• Tuesday, July 23, 2024
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Africa tasked with debt management strategies for economic growth

Africa tasked with debt management strategies for economic growth

African countries should institute effective debt management strategies to boost economic growth and avoid falling into the debt trap, according to Economic Commission for Africa (ECA).

Adam Elhiraika, ECA director for macroeconomics and governance division gave the task at the ongoing workshop in Zambia.

Opening a peer learning workshop on debt management strategies for member states being held in Lusaka, Zambia from April 3- 6 2023, Elhiraika said debt management was a challenge for African countries as debt becomes a significant source of funding for their economic growth and development.

“However, this provides an opportunity to effectively enact budgetary protection for various events more apparent in the foreseeable future,” Elhiraika said, adding that, “efficient and effective debt management will allow debtor countries to take action to avoid the legacy of ‘too little, too late’ sovereign debt management and restructuring.”

The ECA is hosting a capacity building workshop for senior government officials in an effort to enhance countries’ fiscal prudence. The workshop is to assist delegates from Ethiopia, Sierra Leone, South Africa, Sudan and Zambia share information, experiences and best practices on debt management strategies, policies and operations to enable them to implement viable debt management procedures and strategies.

Elhiraika said in the past six decades, every global recession has led to a rise in global government debt and over the past decade, many countries in Africa have increased their public debt levels. Most of the current public debt was accrued during the fiscal years of 2020 and 2021, when countries took on debt to deal with the effects of the Covid-19 pandemic.

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The ECA notes that during an economic crisis, continued borrowing has led to high debt accumulation, dwindling the government’s capacity to effectively manage public debt. Debt distress has been aggravated by huge current account deficits, massive redemption schedules, and lack of access to conventional lending markets. Countries often rely on debt as an instrument for financing growth and development.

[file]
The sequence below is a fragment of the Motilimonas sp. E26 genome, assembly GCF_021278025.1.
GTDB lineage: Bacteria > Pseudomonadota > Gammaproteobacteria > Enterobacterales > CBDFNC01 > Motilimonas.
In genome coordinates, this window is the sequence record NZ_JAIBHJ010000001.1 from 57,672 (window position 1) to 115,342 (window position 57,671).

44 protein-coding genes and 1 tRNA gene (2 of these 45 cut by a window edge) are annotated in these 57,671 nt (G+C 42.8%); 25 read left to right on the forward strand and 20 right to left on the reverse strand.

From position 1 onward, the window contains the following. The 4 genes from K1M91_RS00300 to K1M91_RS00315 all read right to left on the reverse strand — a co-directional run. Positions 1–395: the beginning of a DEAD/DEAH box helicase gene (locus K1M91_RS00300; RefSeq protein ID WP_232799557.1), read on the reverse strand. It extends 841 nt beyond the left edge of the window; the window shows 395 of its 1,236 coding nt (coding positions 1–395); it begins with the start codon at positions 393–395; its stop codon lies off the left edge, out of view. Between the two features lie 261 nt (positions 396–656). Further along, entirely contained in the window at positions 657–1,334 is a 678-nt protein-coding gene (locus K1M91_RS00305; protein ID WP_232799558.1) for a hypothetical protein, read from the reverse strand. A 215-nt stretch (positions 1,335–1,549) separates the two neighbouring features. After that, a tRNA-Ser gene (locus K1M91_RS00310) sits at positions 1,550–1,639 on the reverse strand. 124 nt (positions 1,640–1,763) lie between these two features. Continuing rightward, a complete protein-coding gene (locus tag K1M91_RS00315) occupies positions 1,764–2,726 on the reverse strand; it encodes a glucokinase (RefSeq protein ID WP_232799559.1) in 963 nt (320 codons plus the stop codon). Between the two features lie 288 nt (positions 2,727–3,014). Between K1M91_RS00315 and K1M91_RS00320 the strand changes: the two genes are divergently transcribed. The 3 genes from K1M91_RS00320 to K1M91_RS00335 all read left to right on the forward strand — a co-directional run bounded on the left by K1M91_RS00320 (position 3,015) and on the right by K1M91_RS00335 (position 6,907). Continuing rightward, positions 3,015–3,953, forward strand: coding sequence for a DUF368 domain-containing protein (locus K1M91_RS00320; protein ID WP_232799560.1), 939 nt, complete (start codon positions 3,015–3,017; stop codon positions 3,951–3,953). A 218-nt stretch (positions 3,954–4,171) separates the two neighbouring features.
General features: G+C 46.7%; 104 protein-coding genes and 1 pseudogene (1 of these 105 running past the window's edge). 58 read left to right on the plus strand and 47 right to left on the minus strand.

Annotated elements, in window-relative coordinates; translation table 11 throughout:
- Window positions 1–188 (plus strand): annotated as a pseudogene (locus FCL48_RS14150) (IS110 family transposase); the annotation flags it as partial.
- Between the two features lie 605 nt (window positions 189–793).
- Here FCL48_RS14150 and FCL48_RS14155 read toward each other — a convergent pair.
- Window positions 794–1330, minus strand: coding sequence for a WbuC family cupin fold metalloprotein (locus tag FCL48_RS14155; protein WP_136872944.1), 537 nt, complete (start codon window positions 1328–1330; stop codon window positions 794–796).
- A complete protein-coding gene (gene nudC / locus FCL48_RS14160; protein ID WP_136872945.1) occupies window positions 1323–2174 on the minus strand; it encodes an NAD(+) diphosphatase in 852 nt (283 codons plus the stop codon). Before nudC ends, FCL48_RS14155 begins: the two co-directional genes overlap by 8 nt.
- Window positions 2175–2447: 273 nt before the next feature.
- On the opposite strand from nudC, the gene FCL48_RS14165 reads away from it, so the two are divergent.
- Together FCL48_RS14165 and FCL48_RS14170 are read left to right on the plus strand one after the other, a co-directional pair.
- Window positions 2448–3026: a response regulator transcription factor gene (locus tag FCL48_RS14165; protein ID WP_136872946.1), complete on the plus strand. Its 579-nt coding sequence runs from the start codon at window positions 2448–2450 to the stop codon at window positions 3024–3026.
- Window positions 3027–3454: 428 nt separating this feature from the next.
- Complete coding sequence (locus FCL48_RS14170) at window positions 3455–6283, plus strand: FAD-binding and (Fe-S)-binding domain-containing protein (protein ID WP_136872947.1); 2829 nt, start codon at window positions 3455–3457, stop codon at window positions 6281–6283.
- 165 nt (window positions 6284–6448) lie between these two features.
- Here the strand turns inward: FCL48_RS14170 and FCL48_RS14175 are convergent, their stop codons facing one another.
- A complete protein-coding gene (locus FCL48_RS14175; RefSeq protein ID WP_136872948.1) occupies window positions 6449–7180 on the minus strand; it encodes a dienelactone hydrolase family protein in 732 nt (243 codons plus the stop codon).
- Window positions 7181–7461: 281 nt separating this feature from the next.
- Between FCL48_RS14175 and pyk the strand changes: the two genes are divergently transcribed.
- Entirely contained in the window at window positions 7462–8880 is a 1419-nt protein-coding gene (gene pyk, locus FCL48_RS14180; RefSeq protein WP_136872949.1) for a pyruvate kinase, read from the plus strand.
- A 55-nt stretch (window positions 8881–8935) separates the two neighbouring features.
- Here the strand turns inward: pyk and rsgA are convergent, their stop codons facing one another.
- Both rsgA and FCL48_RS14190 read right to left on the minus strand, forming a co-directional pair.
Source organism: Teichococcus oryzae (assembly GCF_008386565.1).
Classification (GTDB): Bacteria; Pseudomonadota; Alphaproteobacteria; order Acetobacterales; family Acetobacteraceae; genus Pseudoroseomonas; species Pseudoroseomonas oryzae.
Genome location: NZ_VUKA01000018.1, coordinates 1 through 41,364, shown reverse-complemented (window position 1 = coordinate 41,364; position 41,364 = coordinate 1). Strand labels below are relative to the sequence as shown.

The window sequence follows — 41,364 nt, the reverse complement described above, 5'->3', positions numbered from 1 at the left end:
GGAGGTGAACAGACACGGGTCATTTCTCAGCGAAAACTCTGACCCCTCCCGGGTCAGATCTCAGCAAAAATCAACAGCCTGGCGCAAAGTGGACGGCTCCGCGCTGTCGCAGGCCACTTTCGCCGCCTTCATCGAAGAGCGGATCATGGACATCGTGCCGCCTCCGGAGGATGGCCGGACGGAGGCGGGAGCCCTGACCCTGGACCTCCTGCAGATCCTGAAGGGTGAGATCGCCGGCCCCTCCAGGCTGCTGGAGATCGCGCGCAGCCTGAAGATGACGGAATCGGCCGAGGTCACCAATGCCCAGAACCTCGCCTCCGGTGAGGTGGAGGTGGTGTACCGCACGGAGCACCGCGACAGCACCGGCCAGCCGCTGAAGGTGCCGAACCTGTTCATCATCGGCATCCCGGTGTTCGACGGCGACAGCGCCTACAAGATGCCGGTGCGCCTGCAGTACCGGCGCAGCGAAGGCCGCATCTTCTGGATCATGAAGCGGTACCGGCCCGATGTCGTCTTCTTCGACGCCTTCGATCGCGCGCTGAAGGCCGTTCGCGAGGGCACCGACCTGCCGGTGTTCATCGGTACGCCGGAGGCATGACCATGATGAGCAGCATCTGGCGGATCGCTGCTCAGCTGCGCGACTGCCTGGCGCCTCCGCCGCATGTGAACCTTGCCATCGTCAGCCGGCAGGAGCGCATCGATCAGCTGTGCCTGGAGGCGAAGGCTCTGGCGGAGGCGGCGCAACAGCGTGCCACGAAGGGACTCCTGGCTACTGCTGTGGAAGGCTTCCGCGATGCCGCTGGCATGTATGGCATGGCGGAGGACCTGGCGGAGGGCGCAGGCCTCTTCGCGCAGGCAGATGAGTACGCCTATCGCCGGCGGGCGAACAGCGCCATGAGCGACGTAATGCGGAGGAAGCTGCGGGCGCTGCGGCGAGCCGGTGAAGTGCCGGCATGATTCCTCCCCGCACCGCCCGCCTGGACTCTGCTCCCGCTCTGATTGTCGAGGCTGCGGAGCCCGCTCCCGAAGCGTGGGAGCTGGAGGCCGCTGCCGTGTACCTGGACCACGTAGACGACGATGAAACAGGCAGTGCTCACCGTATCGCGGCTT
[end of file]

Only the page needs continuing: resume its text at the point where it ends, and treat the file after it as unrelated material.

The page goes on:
During the workshop, delegates will present the current state of debt in their countries and highlight the key challenges hampering debt sustainability. In addition, they will discuss debt sustainability analysis procedures and medium-term management strategies and enhance the capacity of public debt managers to evaluate the structure, dynamics, and risks of sovereign debt portfolios.

Sharing experiences with debt management, Joseph Thullah and Mohamed Samura from the public debt division in the ministry of finance, said Sierra Leone had implemented a number of debt and risk management strategies such as debt exchanges and debt buy-backs to manage and reduce government refinancing risks. Sierra Leone was continuing to prioritize mobilization of grants over loans and ensure that new borrowings meet the concessionality threshold of a minimum of 35 percent grant element.

Ethiopia implemented a medium-term debt management strategy from 2016-2020 which helped in assessing cost and risk of borrowings and ensured debt sustainability.

Habtamu Alamayo, programme officer, ministry of finance, Ethiopia, said despite challenges, such as poor export performance, low FDI inflows and political stability, Ethiopia was eyeing opportunities in mobilizing additional external resources exclusively from concessional sources and public-private partnerships.

The workshop is expected to develop a roadmap that will support countries to better apply debt management techniques and implement requisite policies.